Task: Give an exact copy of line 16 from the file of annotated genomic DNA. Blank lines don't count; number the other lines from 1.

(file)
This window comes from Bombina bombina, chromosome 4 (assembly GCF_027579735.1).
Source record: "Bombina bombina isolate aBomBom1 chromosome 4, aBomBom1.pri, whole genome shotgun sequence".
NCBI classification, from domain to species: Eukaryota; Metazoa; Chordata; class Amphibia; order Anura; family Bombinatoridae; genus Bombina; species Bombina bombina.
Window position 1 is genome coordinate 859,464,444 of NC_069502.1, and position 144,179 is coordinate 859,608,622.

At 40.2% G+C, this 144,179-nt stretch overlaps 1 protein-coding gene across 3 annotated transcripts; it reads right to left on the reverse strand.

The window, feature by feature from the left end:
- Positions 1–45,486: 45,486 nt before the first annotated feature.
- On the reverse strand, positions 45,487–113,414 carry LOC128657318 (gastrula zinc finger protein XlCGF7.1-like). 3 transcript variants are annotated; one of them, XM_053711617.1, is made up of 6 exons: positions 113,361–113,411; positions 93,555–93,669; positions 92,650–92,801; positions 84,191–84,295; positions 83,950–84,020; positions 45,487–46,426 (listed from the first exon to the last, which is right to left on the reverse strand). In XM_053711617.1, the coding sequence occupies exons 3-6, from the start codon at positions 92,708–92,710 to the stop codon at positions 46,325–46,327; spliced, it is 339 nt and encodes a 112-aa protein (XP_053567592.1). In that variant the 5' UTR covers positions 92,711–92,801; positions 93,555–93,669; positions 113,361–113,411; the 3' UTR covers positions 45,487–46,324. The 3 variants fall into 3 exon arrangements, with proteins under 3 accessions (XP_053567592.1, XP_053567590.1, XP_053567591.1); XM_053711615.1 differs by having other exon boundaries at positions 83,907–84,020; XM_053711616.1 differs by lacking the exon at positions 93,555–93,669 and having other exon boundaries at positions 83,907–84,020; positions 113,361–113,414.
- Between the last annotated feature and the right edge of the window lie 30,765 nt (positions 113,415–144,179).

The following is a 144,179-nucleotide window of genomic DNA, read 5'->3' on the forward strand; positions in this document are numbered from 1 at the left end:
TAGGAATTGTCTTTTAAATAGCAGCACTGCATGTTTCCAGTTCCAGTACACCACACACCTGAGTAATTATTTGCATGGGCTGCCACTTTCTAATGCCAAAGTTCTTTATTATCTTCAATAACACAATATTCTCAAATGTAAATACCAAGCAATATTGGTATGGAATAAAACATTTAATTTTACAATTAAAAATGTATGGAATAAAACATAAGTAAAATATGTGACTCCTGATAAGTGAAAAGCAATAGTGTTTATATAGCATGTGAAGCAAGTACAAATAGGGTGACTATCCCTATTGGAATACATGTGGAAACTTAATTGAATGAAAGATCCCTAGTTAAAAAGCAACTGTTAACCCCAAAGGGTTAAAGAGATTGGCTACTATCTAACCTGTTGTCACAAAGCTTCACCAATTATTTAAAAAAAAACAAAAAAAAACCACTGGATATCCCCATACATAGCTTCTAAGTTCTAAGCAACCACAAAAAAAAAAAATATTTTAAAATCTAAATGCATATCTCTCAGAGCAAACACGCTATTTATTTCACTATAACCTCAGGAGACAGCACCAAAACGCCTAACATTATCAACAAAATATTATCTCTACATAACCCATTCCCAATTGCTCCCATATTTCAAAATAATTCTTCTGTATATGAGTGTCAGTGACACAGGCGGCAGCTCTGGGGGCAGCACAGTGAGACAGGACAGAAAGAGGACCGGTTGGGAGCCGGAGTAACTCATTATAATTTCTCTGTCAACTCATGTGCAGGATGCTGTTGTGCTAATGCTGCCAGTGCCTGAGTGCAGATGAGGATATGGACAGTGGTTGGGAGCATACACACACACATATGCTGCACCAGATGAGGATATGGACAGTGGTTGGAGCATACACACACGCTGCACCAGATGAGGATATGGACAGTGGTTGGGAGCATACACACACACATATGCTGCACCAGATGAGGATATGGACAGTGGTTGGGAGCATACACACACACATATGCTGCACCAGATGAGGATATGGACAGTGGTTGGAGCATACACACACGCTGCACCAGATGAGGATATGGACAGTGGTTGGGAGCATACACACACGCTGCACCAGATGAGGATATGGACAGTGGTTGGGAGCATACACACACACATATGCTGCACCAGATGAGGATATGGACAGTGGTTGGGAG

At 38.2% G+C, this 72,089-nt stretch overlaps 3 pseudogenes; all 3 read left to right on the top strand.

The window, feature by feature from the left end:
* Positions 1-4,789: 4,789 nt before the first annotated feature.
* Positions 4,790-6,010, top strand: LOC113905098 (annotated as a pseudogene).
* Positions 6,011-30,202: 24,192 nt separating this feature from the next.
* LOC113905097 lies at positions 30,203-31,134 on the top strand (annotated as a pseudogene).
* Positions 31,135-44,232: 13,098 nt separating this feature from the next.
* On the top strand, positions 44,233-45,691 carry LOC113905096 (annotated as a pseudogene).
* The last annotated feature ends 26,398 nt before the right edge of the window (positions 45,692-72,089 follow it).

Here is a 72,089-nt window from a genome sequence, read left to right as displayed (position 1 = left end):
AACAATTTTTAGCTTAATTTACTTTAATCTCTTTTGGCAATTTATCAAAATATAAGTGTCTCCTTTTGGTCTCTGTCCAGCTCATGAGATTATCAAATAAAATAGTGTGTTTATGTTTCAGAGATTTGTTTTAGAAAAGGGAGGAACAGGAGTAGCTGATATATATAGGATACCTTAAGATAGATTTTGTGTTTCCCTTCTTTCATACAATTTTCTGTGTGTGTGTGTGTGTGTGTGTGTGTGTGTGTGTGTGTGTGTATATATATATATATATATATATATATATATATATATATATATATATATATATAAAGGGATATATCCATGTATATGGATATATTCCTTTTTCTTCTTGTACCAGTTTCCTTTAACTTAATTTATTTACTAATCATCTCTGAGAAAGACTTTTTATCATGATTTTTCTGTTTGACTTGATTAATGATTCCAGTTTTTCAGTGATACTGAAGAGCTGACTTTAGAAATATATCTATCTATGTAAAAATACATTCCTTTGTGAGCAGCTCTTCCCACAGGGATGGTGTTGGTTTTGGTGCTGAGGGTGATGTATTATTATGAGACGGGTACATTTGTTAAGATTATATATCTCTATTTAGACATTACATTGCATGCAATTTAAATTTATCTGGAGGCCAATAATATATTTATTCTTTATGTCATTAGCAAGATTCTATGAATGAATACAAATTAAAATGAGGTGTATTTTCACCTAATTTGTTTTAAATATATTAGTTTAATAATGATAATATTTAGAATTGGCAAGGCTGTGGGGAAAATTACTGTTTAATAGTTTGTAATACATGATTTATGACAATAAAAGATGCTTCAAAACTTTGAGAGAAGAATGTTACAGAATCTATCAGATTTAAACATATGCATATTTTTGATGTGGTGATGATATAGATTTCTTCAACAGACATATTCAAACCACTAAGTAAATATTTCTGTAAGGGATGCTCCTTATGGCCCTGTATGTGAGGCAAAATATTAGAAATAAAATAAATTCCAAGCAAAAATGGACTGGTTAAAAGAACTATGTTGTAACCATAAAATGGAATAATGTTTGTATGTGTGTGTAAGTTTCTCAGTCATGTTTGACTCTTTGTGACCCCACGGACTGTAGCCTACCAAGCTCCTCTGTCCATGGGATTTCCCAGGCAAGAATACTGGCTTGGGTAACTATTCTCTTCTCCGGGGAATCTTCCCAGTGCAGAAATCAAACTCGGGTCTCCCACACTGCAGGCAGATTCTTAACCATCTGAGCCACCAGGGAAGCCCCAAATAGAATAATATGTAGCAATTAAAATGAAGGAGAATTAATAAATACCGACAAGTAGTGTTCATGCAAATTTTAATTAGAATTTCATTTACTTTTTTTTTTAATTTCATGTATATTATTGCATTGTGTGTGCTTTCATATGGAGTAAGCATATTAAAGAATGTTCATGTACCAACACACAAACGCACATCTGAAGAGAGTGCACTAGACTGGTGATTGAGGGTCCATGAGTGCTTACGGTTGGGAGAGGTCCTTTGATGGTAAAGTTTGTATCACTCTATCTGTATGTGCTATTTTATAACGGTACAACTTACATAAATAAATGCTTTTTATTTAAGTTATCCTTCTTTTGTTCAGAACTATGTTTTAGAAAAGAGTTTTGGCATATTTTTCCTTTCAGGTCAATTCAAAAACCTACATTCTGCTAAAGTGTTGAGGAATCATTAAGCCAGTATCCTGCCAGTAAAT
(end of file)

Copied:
* Positions 6,011-30,202: 24,192 nt separating this feature from the next.